• Adequate room to exercise will ensure that your guinea pigs become less likely to develop medical conditions such as diabetes, heart disease, bumblefoot, and anal impaction.
  • With a roomier cage, guinea pigs can exercise and play on their schedule, not yours. Guinea pigs tend to be most playful in the morning and evening, so it might not be convenient to take them out for fun.
  • Larger digs increase the possibility of peaceful co-existence among multiple guinea pigs. Since guinea pigs are social creatures, they do best when living together.
  • Larger spaces are easier to clean because they prevent the build-up of waste and allow guinea pigs to separate their pooping area from other activities.
  • With the opportunity to express many natural behaviors in a larger space, your guinea pigs will be happier, and it will also be easier to understand their personalities.
  • For bedding, experts don’t recommend cedar and pine shavings due to the chemicals they contain. When soiled, these aromatic wood shavings produce fumes that can harm a guinea pig’s respiratory system and feet.
  • Try to use bedding made of paper and provide two to three inches of bedding to maximize absorption.

Do my guinea pigs need to be the same age?

For some animals such as cats, experts advise having two of the same age. Often the younger animals are more playful and energetic than the older ones. Therefore, it can be an annoyance to the more mature and sensible of the two. For guinea pigs, this is never the case!

It works quite well pairing an adult guinea pig with a baby. That way, the dominant animal is easier to distinguish. Therefore, you shouldn’t witness any major fighting or hissing, and the two sort themselves out within a short time frame.

Guinea pigs are lovable creatures to keep – they’re small, low maintenance, and furry balls of joy for your children. Just make sure you pick them in pairs – otherwise, these little animals won’t be their cheerful, happy selves!

Why size matters

Guinea pigs are one of the biggest rodents kept as pets, and they require roomy cages. Their smaller relatives, like gerbils and hamsters, often have smaller enclosures. Guinea Pigs are also more unruly than their smaller cousins, so it isn’t crazy to suggest a larger enclosure for them.

Here’s the thing:

Guinea pigs tend to rely on floor space. Ramps and platforms at low heights offer variety, but guinea pigs need ample room to exercise, even with regular playtime outside the cage.

Other considerations

For sanitary reasons, try keeping your guinea pig’s cage away from the kitchen or other areas where you prepare food. Make sure your guinea pig’s cage is away from other pets that may see them as prey. If you have young children, consider placing the cage in an area where you supervise child-guinea pig interactions and control access. Here are some useful guidelines to determine the space required for guinea pigs:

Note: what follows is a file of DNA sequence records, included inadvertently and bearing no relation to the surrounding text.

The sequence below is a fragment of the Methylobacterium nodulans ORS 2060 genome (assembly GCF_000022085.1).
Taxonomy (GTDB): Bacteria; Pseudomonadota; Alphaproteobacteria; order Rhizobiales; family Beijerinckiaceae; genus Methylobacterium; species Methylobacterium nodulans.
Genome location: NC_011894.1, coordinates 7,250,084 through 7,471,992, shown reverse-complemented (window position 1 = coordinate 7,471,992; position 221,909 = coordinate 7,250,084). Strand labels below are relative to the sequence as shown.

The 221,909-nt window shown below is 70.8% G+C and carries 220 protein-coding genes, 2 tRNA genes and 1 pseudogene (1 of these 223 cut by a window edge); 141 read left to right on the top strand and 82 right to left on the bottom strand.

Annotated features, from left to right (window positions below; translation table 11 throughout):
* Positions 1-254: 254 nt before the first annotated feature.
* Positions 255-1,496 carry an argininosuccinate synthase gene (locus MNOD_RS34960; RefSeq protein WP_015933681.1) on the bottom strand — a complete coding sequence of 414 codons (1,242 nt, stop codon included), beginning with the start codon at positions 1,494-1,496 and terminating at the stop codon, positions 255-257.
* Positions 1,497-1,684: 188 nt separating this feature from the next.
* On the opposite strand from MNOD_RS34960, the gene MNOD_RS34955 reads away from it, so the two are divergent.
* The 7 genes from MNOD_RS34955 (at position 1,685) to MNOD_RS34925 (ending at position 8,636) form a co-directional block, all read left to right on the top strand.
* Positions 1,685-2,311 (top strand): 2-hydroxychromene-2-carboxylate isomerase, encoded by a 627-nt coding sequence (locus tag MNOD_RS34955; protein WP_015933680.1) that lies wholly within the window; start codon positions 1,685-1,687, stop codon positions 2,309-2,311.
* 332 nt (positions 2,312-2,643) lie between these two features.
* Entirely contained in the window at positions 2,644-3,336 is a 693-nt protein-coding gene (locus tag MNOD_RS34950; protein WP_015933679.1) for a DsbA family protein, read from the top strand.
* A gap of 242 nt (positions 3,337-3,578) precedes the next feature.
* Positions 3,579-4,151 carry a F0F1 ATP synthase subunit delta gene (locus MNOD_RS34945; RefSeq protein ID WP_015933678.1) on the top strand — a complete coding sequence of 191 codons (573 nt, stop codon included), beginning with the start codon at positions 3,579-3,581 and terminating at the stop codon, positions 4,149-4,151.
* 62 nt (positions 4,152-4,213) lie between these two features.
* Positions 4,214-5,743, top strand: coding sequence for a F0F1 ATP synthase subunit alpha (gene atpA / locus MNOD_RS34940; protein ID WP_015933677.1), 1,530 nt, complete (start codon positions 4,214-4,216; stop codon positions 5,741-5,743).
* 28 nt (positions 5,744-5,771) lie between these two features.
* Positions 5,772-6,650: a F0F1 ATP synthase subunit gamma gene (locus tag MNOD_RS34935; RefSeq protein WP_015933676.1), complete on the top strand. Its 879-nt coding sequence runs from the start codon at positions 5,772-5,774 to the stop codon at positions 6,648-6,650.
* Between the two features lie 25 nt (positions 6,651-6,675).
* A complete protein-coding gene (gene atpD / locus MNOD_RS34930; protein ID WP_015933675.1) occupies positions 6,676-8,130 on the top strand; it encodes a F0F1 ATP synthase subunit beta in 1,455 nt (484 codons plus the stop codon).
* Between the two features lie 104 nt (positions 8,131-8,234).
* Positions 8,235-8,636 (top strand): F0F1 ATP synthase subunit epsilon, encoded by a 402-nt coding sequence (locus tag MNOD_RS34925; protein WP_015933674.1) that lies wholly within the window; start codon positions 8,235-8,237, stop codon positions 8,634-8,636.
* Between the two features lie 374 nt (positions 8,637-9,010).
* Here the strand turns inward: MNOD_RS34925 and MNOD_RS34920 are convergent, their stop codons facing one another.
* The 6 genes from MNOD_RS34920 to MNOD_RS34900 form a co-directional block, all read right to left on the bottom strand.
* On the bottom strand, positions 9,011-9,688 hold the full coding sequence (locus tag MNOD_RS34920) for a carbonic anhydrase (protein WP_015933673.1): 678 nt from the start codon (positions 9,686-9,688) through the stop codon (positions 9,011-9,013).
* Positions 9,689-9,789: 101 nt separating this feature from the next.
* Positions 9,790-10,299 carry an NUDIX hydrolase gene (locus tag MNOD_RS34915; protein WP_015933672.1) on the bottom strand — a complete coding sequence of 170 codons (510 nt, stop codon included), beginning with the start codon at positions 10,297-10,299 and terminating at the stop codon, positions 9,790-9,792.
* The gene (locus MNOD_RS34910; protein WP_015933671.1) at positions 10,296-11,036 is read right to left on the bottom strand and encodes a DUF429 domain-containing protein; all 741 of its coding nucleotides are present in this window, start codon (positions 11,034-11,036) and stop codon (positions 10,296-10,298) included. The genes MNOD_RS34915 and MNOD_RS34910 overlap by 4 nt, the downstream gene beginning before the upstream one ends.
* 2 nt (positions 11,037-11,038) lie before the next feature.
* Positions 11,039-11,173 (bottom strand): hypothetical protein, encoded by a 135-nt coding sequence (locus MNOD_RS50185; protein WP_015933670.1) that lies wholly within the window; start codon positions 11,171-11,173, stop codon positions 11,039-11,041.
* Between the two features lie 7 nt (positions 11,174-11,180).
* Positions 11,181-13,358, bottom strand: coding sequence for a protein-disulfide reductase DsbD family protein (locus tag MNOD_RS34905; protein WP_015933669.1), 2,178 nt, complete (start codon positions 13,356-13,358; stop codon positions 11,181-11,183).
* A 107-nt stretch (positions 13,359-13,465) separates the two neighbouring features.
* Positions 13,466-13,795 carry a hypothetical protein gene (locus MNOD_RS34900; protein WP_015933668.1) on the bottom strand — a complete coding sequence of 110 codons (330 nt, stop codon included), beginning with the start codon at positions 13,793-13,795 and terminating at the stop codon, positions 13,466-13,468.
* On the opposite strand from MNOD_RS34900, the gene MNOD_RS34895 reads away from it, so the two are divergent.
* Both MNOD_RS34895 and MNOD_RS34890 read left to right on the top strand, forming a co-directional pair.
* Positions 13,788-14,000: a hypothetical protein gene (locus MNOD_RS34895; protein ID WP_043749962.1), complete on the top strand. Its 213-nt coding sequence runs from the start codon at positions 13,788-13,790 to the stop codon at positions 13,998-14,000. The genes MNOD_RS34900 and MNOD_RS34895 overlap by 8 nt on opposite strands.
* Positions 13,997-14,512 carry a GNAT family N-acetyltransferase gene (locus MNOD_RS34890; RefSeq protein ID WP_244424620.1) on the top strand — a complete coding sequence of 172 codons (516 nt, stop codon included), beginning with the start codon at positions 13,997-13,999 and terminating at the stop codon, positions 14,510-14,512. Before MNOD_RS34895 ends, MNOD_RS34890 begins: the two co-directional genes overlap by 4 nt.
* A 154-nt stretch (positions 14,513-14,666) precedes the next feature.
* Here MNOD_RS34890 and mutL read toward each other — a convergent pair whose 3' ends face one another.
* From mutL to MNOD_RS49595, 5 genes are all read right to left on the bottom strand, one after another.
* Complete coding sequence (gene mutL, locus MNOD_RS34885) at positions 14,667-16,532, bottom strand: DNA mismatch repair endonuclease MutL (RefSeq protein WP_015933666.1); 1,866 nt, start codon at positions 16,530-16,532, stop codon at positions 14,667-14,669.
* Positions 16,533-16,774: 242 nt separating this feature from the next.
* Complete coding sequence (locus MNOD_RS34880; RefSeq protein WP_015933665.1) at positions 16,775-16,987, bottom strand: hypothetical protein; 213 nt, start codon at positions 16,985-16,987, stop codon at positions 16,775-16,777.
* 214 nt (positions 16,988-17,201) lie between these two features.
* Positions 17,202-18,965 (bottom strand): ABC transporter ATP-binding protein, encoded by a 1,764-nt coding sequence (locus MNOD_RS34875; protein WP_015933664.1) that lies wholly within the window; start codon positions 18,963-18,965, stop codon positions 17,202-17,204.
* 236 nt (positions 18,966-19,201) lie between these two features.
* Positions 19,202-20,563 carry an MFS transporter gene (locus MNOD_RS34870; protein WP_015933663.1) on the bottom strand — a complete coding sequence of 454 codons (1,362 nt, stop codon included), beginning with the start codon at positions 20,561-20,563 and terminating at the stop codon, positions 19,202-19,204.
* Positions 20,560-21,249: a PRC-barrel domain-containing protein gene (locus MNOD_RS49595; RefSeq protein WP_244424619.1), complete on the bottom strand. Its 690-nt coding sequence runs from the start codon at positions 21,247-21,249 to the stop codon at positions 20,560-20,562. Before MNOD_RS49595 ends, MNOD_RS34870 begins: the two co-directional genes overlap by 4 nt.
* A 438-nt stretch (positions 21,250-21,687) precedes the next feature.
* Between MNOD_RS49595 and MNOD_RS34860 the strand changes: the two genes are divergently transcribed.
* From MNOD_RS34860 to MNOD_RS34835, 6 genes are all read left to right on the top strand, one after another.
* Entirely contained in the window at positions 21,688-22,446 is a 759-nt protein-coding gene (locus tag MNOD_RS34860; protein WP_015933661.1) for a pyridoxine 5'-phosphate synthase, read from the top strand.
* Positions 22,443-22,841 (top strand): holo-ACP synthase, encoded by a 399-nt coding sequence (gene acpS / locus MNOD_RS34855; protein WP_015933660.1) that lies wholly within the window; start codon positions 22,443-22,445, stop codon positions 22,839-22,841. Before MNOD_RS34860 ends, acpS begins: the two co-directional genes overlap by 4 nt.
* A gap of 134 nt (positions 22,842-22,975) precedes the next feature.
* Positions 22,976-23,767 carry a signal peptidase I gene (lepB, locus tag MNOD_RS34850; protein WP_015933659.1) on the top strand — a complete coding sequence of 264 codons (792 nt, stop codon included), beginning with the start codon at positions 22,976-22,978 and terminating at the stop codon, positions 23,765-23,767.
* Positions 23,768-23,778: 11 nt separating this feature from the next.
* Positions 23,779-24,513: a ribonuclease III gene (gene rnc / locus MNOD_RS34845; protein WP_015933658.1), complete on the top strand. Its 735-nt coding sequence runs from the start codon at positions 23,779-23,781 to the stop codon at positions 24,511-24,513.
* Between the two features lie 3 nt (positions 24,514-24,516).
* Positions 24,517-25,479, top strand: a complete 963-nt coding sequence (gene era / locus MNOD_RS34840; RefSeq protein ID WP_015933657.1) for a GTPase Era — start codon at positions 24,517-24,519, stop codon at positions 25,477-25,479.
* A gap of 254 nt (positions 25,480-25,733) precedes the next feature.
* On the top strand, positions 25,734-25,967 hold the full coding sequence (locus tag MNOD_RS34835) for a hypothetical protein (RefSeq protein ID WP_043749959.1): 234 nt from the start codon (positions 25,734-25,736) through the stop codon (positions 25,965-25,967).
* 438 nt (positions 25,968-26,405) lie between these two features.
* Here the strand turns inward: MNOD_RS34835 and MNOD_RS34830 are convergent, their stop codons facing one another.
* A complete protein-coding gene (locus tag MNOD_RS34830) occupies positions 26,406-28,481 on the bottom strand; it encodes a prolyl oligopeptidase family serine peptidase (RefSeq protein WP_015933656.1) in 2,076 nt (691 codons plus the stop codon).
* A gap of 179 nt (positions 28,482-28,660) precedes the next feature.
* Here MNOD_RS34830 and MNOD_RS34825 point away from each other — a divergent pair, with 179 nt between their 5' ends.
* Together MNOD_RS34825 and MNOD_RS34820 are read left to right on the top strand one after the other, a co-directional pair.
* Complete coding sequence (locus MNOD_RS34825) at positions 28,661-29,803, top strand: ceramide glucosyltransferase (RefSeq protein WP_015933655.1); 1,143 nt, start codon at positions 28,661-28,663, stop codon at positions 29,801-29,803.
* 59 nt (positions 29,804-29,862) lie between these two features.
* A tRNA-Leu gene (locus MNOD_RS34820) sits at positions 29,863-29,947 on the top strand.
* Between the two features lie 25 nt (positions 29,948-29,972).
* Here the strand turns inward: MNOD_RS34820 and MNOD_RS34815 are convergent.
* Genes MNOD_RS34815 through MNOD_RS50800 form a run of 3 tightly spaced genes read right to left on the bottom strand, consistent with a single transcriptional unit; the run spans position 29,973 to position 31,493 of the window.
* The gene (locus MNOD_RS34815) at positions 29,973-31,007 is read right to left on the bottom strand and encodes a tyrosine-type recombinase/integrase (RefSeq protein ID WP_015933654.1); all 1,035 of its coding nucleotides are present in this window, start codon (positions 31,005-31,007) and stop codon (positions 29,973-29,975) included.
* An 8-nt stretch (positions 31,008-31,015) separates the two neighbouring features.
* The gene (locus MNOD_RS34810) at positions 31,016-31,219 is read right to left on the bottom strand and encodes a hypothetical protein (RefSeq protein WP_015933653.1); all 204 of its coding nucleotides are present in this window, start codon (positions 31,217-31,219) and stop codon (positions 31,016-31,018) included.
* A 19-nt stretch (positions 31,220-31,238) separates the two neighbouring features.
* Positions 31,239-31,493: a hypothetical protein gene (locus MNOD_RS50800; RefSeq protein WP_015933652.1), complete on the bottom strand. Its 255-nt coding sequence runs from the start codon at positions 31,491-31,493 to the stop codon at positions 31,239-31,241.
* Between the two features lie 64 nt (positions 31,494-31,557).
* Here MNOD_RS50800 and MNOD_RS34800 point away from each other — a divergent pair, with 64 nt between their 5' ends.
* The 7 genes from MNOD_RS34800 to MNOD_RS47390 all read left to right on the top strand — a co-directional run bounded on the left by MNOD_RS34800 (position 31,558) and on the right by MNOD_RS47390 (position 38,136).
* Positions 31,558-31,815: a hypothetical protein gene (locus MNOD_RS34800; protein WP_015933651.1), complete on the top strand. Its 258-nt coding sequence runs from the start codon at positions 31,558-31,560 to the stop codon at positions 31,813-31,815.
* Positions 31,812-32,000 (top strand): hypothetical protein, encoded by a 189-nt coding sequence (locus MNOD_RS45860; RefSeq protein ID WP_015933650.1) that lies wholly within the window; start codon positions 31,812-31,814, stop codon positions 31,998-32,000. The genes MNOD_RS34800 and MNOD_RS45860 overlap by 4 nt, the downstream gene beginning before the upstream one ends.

One guinea pig: 7.5 square feet cage (bare-minimum), but more is better. 30″ x 36″ is a good size.

Two guinea pigs: 7.5 square feet (minimum), but experts prefer 10.5 square feet. 30″ x 50″ is a good size.

Three guinea pigs: 10.5 square feet (minimum), but experts prefer 13 square feet. 30″ x 62″ is a good size.

Four guinea pigs: 13 square feet (bare-minimum), but more is better. 30″ x 76″ is a good size.

Avoid the Great Outdoors

People once considered an outdoor hutch as adequate housing for guinea pigs. But keeping the animal outside robs them of interaction with the family. It would help if you supervised outdoor exercise for your guinea pig to reduce risks.

Final Thoughts

Before you go to an adoption center or a pet shop, make sure you have a cozy, safe, and comfortable enclosure for your new friends. You need an enclosed run for the guinea pigs to get fresh air and plenty of comfy nooks to sleep in (and escape for alone time). Your furry friends will be purring with happiness in no time! It’ll help ease their transition and contribute to the relationship getting better!

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Nadine Oraby

My name is Nadine; I am a passionate writer and a pet lover. People usually call me by the nickname “Joy” because they think that I am a positive and joyful person who is a child at heart. My love for animals triggered me to create this blog. Articles are written by vets, pet experts, and me. Thanks for visiting. Your friend, Nadine!